We closed the workshop with a Sunday morning ritual, each mother-daughter pair walking between parallel lines of fifty mothers and daughters to claim her medicine bag of strengths, a small enactment of the heroic journey of adolescence in connection with ones mother, both held within a community of support.

 

Our Mother-Daughter Workshop at Kripalu

IMG_1173-1024x768Mothers of nine- to twelve-year old daughters, I will be co-leading a program for you and your daughter that I think you will love.  Meg Agnew, Cindy Parrish and I are delighted to again be offering our fun, lively, and meaningful workshop for mothers and daughters to take time together to bond and grow at Kripalu Center for Yoga and Health in the Berkshires of western Massachusetts.

IMG_1152-e1398520830605In co-leading the program the last two summers, I was moved and inspired by the joy that mothers and daughters experienced together and the support and insight that mothers offered one another in our mothers-only discussion times.  You can see the joy in these photos from previous workshops, and it warms my heart to anticipate sharing this experience again this coming summer.  Kripalu is a beautiful setting, with delicious food, excellent yoga classes, a panoramic view of the valley, and a private beach.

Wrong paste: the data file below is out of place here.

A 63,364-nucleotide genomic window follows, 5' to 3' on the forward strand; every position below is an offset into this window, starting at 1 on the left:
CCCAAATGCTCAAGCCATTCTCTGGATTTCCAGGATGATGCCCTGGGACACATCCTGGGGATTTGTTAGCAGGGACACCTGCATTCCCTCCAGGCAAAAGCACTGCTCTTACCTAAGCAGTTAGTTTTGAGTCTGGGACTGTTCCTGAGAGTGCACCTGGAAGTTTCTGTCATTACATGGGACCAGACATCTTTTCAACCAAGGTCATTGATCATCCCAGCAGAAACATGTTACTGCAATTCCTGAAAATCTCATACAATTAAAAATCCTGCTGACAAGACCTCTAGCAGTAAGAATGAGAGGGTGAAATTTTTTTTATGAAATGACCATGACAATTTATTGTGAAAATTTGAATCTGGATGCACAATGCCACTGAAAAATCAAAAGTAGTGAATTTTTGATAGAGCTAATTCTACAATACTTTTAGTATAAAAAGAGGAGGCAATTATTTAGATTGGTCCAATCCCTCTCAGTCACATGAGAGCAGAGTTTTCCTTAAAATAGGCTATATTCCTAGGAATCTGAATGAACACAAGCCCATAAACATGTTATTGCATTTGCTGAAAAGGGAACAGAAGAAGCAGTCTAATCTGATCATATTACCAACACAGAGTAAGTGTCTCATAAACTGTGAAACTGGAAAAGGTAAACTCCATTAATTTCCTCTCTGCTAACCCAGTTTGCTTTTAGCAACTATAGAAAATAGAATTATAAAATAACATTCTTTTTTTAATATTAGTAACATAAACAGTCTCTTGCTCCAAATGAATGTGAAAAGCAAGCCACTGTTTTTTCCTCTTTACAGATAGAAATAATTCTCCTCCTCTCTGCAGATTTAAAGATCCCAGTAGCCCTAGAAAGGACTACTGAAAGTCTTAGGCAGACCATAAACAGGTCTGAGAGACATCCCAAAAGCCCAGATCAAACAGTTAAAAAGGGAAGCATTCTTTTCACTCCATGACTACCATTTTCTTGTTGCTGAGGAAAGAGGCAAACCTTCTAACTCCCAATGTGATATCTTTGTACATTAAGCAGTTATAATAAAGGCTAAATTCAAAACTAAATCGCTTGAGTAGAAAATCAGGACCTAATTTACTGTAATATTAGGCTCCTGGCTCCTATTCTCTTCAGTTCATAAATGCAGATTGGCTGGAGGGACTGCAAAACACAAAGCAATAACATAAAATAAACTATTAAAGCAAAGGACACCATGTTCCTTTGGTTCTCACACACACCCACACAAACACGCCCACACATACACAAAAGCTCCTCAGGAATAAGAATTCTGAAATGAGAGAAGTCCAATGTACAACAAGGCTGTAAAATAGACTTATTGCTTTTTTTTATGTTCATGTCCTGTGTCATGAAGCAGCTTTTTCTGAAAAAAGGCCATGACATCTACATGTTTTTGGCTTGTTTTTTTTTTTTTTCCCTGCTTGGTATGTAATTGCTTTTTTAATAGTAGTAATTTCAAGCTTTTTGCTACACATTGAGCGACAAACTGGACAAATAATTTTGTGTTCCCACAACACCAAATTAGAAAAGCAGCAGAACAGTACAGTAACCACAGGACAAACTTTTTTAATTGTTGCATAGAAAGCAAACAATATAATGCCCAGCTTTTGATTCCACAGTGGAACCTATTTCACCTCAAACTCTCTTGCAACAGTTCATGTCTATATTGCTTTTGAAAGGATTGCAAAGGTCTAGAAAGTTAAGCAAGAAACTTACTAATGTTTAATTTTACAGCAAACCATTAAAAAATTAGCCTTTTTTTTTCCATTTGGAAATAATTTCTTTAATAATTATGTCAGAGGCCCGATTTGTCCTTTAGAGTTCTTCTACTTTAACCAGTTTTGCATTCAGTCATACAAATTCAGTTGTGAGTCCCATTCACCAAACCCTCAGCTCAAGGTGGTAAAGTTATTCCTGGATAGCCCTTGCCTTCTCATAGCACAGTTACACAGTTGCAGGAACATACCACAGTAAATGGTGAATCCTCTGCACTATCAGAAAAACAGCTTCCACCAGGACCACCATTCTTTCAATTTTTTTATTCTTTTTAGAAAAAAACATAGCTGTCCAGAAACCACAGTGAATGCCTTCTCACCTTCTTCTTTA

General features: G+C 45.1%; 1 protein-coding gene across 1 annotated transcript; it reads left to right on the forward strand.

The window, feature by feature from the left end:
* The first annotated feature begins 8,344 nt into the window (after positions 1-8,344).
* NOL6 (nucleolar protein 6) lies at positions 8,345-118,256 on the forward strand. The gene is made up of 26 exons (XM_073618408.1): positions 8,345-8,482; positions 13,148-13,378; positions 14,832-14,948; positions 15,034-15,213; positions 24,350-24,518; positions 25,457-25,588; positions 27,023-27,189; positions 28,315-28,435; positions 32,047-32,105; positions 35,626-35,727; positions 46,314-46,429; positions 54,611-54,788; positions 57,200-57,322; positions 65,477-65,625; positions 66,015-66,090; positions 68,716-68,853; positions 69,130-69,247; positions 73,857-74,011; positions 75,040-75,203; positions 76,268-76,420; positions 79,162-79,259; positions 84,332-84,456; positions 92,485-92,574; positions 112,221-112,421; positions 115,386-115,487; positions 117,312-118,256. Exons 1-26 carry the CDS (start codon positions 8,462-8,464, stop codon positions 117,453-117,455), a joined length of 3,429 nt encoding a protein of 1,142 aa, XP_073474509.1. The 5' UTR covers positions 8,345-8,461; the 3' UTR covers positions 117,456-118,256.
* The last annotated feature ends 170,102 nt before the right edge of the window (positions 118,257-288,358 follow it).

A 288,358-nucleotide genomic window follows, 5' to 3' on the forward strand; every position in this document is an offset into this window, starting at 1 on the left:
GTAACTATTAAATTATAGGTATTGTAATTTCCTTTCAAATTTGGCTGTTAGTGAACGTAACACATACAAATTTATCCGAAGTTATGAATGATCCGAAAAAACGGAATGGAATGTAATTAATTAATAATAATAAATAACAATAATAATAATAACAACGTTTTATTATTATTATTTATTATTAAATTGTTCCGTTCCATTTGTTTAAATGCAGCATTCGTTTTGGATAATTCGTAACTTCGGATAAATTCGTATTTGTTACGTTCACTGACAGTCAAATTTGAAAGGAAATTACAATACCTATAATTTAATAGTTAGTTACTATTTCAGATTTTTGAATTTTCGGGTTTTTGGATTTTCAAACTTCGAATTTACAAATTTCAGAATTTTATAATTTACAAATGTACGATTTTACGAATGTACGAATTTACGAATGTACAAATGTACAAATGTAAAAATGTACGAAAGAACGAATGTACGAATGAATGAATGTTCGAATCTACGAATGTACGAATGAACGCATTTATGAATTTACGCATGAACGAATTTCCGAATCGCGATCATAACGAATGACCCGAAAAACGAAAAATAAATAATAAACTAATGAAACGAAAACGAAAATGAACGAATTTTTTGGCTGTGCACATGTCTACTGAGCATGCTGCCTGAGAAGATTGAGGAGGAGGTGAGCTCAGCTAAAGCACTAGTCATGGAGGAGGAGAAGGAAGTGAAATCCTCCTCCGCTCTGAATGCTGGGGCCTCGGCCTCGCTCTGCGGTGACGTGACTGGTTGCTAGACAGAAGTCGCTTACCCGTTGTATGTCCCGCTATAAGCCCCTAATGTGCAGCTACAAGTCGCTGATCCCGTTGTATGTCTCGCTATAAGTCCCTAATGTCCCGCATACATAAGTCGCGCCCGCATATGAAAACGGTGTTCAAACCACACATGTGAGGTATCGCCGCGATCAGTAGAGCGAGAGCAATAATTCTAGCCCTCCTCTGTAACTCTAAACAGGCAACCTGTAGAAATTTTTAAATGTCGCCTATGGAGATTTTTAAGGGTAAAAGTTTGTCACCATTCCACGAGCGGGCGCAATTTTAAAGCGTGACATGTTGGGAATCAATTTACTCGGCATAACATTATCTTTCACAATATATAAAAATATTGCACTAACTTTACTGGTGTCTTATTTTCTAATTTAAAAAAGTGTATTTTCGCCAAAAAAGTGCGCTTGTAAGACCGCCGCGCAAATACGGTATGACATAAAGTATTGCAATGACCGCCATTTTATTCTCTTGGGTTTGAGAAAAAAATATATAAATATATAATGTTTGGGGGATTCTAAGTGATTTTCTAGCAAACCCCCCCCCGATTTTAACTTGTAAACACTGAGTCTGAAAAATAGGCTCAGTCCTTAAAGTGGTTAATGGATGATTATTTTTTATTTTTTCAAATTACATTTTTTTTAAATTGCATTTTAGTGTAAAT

I hope to see you there!

 

Kripalu lake view

Here’s the information from the Kripalu catalog:
June 5–7, 2015 Friday–Sunday 2 nights

Mothers, Daughters, and the Heroic Journey

Meg Agnew, Cindy L. Parrish, and SuEllen Hamkins

For mothers and their daughters ages 9–12.